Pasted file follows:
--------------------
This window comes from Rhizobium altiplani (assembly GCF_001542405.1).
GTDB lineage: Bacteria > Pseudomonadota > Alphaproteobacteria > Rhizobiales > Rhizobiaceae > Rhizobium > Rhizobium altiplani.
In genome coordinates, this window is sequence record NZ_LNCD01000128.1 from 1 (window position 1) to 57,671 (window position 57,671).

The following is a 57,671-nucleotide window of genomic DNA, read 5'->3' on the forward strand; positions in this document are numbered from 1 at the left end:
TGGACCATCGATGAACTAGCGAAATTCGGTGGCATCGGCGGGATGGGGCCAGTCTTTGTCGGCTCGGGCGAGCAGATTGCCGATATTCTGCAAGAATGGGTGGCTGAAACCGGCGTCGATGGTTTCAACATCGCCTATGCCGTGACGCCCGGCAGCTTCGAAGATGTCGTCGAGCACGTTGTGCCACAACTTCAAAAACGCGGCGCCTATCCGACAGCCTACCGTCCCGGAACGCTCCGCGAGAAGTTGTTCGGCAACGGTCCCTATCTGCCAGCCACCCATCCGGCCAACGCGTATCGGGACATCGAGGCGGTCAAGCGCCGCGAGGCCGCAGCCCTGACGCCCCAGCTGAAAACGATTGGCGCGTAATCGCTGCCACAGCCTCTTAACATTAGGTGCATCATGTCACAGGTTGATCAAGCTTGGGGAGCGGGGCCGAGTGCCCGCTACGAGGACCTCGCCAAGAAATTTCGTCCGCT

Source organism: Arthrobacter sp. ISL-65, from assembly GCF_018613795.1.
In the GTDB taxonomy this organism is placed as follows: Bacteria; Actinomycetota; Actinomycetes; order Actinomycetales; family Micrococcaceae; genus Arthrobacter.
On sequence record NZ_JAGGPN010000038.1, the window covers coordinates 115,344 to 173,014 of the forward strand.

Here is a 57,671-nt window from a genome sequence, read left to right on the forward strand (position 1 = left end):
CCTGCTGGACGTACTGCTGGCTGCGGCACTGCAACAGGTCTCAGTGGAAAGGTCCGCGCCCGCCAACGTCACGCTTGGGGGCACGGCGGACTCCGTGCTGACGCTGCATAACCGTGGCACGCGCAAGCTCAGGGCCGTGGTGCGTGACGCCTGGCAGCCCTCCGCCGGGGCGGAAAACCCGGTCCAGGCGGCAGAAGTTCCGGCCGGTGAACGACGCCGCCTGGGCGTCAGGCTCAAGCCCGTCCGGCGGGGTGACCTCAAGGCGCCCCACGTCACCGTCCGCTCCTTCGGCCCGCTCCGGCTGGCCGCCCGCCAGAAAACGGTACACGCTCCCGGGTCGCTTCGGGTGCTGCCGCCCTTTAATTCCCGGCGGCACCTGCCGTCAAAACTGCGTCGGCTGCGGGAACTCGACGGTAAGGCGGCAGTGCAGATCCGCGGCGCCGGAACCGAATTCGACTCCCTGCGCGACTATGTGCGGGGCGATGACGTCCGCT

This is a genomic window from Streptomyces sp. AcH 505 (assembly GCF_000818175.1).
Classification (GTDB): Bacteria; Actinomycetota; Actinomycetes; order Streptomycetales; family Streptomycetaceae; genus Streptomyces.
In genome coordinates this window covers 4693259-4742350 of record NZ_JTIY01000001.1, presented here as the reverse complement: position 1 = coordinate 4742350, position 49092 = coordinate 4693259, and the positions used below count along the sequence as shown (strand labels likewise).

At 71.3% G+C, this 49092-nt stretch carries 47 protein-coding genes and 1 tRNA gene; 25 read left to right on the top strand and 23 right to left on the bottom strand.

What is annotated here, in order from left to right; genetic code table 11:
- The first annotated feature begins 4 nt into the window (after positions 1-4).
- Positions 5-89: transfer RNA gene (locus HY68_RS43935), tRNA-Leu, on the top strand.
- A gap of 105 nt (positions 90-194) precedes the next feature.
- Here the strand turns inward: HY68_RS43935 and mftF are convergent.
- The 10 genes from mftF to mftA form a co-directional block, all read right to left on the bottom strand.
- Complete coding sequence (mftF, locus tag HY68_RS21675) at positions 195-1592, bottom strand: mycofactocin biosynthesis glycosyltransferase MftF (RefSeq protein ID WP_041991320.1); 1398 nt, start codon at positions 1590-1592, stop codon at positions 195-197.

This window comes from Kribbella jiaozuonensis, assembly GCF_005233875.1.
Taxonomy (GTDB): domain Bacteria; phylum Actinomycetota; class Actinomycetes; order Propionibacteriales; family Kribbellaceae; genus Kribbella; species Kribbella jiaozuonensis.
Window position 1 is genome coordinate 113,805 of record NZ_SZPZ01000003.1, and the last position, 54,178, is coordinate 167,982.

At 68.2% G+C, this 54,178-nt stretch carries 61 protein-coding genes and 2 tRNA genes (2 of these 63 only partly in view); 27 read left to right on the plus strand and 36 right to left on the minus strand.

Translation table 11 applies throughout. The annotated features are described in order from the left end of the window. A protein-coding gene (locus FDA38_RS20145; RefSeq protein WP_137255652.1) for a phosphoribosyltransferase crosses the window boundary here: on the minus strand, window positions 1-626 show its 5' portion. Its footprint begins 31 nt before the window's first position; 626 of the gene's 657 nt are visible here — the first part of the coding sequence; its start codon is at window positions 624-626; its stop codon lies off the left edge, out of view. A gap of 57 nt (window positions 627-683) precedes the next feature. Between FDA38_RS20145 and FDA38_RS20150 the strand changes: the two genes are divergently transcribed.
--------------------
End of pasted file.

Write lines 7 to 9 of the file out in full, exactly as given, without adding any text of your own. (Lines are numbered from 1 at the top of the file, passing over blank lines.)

In the GTDB taxonomy this organism is placed as follows: Bacteria; Actinomycetota; Actinomycetes; order Actinomycetales; family Micrococcaceae; genus Arthrobacter.
On sequence record NZ_JAGGPN010000038.1, the window covers coordinates 115,344 to 173,014 of the forward strand.

Here is a 57,671-nt window from a genome sequence, read left to right on the forward strand (position 1 = left end):